THE five bird feeders hanging from a pole in the garden require regular filling to keep up with the ravenous appetites of the many feathered visitors who dine there.

Going back into the house, balancing a bucket of corn in one hand and a tub of suet balls in the other, I glanced back to enjoy the feasting throng, and promptly fell over a vintage 56lb weight I keep near the back door to prop it open, landing crunch onto my elbow. Did it hurt? It certainly did, and required a visit to A &E, x-ray, dressings, sling and a lot of TLC from John. If I hadn’t been in such pain I could have enjoyed all the attention.

But such idleness and malingering cannot be tolerated for any length of time round here. This summery weather is certainly waking all manner of creatures up and all of a sudden things have really started humming. In the bee hives, of course.

After anxious weeks when we wondered if our bee colonies were still viable and had not been decimated by wasp predators, the warm weather has got our bees flying. There is plenty of fondant left for them to feed on in the hives.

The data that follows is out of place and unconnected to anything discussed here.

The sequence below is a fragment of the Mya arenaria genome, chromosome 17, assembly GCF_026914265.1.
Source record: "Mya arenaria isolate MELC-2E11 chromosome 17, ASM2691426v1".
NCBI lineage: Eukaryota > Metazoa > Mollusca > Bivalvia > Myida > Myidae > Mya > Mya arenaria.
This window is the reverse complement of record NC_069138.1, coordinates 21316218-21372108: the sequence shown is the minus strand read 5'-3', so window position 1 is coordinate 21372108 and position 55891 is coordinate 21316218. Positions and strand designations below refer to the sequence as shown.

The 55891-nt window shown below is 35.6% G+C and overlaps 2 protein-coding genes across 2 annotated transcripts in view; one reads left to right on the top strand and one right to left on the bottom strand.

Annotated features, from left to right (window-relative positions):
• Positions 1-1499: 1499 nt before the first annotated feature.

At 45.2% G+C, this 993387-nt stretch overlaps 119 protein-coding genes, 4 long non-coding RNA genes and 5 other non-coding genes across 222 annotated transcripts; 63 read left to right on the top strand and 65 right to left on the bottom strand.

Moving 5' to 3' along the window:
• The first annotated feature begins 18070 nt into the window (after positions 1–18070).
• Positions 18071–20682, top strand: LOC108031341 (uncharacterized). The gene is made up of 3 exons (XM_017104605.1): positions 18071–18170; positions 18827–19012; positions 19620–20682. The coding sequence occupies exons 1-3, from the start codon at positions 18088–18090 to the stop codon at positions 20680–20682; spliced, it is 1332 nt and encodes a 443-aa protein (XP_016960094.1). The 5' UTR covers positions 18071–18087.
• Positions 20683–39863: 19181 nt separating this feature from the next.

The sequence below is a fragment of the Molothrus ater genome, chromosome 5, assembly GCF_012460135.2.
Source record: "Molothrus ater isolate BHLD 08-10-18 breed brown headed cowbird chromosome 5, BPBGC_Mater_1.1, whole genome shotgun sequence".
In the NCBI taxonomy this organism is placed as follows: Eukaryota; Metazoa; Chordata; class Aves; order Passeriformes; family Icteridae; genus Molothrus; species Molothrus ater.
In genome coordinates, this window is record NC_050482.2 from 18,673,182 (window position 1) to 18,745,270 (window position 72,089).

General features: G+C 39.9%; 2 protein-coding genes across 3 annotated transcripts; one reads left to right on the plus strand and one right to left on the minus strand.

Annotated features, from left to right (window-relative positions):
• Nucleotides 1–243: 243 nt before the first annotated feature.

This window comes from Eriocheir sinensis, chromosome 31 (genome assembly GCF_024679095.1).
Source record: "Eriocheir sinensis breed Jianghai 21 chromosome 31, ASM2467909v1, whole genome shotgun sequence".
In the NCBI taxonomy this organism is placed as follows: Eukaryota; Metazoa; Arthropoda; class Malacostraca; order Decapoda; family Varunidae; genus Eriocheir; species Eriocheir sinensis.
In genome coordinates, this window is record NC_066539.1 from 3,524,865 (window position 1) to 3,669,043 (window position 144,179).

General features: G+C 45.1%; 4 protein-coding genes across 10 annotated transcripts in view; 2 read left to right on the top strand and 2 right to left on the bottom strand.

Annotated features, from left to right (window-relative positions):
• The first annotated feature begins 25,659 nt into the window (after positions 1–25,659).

John prefers feeding our hives with fondant over the winter as it is supposedly less attractive to wasps than sugar syrup. It is only fair too when you consider that we have taken away the honey the bees made to see them through the winter. But the sudden rush of activity around and in the hives has alerted us to the fact that we needed to get on with a few improvements, so, poorly elbow or not, I was dragged in as carpenter's mate to make new stands for them.

Over the winter I have also bought some rather fetching new wasp traps. Usually I rely on jars with holes punched in the lid and a strong sugar solution inside to pull in the wasps, and then drown them.

The traps that I have found are shaped like a hive and made of translucent blue and green glass with a reservoir that you fill with said sugar solution to attract wasps to a sugary sweet demise. But not I am assured, capable of luring my bees to a sticky end.

Rather taken by the design of these fatal attraction devices, I have bought a couple of extra ones for the porch to lure all the greedy little insects who have their (many faceted) eyes on the grape vine in there. Already, the reservoirs are filling up with flies and I have high hopes of them to lure in visiting wasps too. The killing season has commenced.